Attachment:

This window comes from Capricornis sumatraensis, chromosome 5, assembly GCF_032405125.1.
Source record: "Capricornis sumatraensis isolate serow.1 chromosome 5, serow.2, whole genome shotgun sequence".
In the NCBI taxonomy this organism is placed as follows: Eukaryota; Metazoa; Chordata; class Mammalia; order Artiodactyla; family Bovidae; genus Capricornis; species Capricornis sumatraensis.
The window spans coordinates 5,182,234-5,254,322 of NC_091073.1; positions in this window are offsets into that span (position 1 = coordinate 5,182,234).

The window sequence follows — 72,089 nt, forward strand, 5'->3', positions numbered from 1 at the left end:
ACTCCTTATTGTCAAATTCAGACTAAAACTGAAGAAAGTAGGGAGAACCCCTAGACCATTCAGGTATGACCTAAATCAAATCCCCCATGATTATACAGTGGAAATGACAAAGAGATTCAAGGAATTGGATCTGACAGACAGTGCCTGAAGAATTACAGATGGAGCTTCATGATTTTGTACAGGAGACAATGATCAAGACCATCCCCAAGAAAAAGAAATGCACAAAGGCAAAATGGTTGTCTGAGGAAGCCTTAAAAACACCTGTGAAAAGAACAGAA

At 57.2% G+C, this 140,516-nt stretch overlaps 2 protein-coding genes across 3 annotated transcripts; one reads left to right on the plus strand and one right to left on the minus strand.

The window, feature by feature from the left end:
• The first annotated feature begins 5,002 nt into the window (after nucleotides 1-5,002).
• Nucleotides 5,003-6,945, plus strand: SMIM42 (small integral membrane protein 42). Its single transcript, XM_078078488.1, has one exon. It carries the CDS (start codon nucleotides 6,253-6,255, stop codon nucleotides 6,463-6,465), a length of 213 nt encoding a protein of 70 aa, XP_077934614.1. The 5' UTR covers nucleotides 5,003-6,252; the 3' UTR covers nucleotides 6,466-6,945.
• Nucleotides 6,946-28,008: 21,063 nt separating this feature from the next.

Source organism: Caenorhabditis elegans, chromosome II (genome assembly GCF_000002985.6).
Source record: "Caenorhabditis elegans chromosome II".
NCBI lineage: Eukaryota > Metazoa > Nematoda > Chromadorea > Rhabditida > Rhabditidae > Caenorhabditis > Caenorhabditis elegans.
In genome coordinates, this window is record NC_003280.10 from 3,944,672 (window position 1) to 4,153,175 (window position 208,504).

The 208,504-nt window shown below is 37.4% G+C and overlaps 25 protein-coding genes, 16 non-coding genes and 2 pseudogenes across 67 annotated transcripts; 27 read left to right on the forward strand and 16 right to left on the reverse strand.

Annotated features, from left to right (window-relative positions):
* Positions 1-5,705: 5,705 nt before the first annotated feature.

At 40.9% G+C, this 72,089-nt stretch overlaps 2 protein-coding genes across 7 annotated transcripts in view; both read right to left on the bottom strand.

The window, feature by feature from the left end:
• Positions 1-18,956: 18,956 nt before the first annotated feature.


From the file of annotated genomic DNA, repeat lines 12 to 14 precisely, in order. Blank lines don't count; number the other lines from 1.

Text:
Source organism: Caenorhabditis elegans, chromosome II (genome assembly GCF_000002985.6).
Source record: "Caenorhabditis elegans chromosome II".
NCBI lineage: Eukaryota > Metazoa > Nematoda > Chromadorea > Rhabditida > Rhabditidae > Caenorhabditis > Caenorhabditis elegans.